A few weeks ago a Facebook friend shared with me an article published in the Wall Street Journal entitled “Why Tough Teachers Get Good Results.” As a “Tough Teacher,” the article was an encouragement and inspiration to me. In today’s educational climate, in spite of espousing ‘academic rigor’ as an ideal, being an exacting, demanding teacher is counter-cultural, and thus difficult because it requires defying the expectations of students, parents, and often administrators. Throughout my career as an educator, albeit brief, I have experienced almost continuous strife over students’ grades, which are in my courses are lower on average that what people are accustomed to because of my commitment to grade rigorously. Few parents appreciate this, most valuing their children getting high grades (and thus appearing to learn) over getting a great education (which requires actually learning).
If you have children in school, my aim is to convince you that your children will benefit most from such teachers and thus motivate you to support teachers that challenge and stretch your children while opposing those teachers that do not. Hard teachers get a lot more heat from parents than easy teachers do. That needs to change if education is ever going to fundamentally change in this country. The WSJ article gives 8 answers to the question in the title. Tough teachers get good results because:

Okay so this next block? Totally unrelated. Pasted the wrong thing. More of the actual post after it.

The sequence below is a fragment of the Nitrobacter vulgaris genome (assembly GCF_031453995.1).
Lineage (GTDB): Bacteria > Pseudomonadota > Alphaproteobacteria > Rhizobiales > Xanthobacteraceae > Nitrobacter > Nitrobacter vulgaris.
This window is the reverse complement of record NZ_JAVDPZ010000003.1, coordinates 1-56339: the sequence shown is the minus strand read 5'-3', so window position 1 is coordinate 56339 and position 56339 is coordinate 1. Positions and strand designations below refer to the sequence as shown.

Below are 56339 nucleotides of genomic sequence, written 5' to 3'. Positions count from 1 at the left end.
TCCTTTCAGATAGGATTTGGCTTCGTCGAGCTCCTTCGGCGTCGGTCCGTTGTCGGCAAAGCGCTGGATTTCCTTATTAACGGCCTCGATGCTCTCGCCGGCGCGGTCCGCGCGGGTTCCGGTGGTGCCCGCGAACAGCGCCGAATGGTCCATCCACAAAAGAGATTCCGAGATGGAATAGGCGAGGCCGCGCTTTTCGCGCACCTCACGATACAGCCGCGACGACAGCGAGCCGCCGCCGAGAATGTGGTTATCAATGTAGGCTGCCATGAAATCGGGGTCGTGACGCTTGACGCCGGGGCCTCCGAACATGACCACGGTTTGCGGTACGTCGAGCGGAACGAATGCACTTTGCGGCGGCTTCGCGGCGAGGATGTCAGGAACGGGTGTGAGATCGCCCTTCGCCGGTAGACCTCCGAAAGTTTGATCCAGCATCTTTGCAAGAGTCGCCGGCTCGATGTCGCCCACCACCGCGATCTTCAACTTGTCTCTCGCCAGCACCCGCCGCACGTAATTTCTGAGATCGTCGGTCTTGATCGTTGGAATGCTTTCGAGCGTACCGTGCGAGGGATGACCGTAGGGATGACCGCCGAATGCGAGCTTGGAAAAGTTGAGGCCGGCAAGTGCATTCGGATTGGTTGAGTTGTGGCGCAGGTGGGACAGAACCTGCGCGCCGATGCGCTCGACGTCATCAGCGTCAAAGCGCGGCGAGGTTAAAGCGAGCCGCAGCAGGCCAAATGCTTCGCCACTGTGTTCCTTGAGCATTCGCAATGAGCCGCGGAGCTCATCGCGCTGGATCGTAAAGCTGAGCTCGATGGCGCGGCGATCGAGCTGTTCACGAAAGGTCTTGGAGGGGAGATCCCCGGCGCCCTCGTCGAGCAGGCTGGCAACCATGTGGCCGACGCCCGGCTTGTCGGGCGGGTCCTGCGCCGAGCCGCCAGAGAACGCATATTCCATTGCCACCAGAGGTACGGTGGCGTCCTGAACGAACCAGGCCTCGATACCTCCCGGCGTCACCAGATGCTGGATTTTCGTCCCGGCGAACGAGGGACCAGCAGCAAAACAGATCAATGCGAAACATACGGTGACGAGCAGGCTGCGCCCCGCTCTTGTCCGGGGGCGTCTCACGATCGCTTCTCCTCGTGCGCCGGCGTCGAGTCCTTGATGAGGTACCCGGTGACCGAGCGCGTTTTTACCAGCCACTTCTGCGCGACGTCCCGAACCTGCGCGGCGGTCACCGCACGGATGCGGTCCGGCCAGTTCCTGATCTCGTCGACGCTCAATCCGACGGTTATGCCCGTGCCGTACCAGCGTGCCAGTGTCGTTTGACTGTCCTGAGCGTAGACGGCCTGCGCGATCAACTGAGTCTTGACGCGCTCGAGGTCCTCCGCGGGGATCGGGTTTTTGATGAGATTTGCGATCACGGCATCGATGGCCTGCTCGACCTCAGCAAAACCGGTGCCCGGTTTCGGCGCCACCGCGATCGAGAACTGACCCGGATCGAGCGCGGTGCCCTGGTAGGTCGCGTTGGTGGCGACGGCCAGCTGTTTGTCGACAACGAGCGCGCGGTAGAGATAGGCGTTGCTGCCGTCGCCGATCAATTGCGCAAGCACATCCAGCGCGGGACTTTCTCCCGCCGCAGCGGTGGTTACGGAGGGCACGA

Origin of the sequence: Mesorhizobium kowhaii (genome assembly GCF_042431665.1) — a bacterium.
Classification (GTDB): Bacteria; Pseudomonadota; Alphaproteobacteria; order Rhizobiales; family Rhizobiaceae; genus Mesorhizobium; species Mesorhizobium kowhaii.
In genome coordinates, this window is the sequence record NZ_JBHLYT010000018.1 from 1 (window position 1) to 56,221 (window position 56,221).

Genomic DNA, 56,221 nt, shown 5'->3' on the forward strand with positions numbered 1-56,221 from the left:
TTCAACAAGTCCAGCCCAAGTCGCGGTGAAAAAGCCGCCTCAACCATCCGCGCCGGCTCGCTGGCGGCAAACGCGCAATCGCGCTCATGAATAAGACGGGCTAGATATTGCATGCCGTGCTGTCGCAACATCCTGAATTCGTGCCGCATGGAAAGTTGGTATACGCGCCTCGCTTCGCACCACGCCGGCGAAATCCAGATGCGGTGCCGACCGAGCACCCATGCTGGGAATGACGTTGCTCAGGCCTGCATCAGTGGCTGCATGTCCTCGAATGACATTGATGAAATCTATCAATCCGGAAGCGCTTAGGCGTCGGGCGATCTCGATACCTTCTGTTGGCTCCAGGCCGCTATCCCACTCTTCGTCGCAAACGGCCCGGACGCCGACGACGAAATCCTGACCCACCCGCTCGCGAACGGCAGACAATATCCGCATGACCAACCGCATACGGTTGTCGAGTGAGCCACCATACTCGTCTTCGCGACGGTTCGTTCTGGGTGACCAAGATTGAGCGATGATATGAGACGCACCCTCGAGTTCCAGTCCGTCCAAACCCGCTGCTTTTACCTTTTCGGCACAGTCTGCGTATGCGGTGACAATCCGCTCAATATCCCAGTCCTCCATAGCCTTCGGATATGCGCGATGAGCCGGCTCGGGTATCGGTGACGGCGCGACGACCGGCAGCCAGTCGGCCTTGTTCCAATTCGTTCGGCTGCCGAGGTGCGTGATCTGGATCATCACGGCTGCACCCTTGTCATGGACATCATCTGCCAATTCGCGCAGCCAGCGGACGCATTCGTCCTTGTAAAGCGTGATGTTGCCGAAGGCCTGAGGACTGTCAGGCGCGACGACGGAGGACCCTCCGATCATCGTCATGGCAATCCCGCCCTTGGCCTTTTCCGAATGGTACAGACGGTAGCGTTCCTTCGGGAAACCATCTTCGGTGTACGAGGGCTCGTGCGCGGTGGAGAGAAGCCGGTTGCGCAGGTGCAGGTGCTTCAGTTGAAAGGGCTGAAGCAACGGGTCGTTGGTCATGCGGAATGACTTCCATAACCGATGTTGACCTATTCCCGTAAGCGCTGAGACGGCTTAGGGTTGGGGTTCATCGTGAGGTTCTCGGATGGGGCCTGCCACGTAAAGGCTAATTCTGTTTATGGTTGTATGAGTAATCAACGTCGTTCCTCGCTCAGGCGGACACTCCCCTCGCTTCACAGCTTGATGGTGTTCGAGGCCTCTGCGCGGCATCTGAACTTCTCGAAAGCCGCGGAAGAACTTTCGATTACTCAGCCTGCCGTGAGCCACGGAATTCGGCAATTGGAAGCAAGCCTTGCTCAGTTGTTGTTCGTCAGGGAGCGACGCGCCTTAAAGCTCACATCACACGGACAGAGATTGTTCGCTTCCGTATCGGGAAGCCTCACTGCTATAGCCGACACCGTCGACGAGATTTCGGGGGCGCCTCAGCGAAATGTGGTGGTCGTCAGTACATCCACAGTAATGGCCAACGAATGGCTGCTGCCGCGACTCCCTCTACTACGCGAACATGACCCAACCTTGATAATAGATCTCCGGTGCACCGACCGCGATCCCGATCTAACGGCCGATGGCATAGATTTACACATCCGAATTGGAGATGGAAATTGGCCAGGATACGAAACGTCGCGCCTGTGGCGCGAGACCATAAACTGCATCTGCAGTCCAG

1. A little pain is good for you.
2. Drill, baby, drill.
3. Failure is an option.
4. Strict is better than nice.
5. Creativity can be learned.
6. Grit triumphs talent.
7. Praise makes you week.
8. Stress makes you strong.
I will be expounding on 1 or 2 of these at a time, defending these points and explaining how these work out in practice, while at the same time giving advice on how you can use these answers to promote tough teaching in your children’s own context.